And we have in our studio, this morning, besides Steve and me - we have correspondent Carrie Johnson; we also have with us, Washington political editor, Ron Elving. And let me just start with you, Carrie. You are up on some of the information - the weapons used - why don't you give us a little update on that.

CARRIE JOHNSON, BYLINE: Sure. Authorities recovered four weapons from the movie theater. They are a rifle, a shotgun, and two pistols. One of the key questions, moving forward right now, that federal investigators are trying to answer, is how this suspect got those guns - whether they were purchased legally, when, what kind of planning was involved, whether any other suspects may have helped him. At this point, no signs of other people being involved, but authorities are going to try to run that to ground as quickly as possible.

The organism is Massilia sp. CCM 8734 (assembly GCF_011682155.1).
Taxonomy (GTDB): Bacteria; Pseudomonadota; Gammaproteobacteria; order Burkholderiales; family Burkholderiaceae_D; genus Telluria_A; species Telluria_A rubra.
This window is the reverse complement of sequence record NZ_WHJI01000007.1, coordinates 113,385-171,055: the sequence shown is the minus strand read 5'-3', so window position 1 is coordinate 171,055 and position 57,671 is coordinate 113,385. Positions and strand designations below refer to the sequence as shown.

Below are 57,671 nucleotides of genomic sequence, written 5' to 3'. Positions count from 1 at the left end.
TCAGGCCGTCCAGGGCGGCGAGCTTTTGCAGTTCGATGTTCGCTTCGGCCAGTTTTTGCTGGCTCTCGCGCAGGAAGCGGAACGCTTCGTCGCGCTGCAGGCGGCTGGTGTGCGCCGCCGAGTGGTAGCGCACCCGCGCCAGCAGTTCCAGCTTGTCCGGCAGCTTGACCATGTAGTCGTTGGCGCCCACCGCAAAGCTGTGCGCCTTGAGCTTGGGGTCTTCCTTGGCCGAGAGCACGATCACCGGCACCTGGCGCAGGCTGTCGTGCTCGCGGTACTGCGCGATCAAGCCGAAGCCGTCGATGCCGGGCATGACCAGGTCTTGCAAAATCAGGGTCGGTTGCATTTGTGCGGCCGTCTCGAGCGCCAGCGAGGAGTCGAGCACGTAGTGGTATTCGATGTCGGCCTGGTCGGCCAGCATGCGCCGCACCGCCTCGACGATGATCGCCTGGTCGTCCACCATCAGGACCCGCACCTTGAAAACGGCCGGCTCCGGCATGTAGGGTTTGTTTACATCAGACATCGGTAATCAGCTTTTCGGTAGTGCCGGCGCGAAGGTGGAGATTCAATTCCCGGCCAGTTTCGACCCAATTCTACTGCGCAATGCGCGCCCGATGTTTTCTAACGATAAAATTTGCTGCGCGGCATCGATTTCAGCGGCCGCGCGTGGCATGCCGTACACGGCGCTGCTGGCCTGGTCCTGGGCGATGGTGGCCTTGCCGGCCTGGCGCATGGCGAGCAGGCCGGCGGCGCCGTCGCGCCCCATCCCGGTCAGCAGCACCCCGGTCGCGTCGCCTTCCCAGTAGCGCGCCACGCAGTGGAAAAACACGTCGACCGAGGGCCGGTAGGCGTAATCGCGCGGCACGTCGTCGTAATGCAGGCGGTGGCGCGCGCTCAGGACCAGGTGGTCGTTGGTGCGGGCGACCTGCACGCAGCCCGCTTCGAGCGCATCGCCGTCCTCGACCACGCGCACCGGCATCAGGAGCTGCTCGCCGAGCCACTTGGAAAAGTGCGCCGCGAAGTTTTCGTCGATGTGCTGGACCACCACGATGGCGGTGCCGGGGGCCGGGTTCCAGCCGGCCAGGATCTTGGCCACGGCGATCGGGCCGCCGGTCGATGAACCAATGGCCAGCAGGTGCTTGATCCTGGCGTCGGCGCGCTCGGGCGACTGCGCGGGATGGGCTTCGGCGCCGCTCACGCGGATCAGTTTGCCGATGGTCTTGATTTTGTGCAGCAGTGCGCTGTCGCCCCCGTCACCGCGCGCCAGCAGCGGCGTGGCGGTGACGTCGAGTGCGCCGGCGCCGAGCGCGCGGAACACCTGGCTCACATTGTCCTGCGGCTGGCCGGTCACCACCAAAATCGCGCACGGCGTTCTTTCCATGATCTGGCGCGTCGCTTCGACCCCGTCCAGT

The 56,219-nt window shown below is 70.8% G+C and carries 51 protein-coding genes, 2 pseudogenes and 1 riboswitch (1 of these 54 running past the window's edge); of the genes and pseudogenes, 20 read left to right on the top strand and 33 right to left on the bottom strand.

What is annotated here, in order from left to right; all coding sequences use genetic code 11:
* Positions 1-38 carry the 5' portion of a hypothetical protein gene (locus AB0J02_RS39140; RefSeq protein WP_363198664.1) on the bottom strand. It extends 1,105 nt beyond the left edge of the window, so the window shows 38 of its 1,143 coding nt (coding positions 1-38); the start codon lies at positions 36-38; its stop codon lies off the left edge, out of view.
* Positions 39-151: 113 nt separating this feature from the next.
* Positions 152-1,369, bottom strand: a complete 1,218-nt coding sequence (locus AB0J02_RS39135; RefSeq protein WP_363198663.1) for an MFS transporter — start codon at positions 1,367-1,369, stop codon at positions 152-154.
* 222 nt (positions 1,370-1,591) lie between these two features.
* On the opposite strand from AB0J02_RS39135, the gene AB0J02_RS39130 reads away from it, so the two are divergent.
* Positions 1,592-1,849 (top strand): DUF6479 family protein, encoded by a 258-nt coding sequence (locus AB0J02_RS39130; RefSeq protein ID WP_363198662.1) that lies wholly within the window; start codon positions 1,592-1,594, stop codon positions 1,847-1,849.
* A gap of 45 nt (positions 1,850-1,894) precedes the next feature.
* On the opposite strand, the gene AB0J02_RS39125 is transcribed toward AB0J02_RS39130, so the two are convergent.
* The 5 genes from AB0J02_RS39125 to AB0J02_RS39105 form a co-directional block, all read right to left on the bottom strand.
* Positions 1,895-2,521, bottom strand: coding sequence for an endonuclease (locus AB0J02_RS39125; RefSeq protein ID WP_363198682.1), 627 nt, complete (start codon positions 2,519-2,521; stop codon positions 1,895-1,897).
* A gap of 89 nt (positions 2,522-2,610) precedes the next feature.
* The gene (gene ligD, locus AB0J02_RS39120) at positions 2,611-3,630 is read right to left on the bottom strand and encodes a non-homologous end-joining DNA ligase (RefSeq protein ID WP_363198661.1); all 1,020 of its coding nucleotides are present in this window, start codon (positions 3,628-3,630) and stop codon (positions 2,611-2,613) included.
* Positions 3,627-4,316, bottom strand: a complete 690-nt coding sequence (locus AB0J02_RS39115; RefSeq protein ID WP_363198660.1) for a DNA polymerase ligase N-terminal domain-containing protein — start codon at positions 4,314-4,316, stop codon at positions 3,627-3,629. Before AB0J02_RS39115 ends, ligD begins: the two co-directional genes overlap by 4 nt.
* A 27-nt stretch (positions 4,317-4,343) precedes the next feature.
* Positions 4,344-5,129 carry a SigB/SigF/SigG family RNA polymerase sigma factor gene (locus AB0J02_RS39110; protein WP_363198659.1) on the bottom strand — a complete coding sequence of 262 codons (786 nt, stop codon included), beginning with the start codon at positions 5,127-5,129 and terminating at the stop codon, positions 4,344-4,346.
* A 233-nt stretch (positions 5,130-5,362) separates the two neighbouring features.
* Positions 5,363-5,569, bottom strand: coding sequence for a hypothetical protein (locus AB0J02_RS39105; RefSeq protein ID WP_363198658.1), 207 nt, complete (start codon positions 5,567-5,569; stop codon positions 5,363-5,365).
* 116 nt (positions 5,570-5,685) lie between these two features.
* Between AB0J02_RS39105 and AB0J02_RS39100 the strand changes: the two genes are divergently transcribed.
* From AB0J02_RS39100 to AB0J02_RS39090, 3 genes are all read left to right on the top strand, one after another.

INSKEEP: Guarantee that they will look at every connection this person has had and everybody that he's ever met, probably, will be asked a question or two, I would think.

JOHNSON: Steve, the president himself is being briefed on this investigation, so that gives you a sense as to how high this is going.

INSKEEP: Well, let's talk about the president's role in this, since we just heard President Obama. You get a sense here, Ron Elving, of the complexity of the job of anyone who is in that office. He's campaigning, he's in Florida, he wants to be talking about other things, but this is the job, this is the duty.

RON ELVING, BYLINE: The president had, on his schedule today, two political rallies that were going to be real rocking rallies - where they talked about the president's attacks on Mitt Romney, where they talked about president's defense of his health care law, where they really went all out at the political issues of the moment. They had a whole plan for this day, they had a whole plan for the weekend. All of that, of course, is completely knocked in a (unintelligible) these events.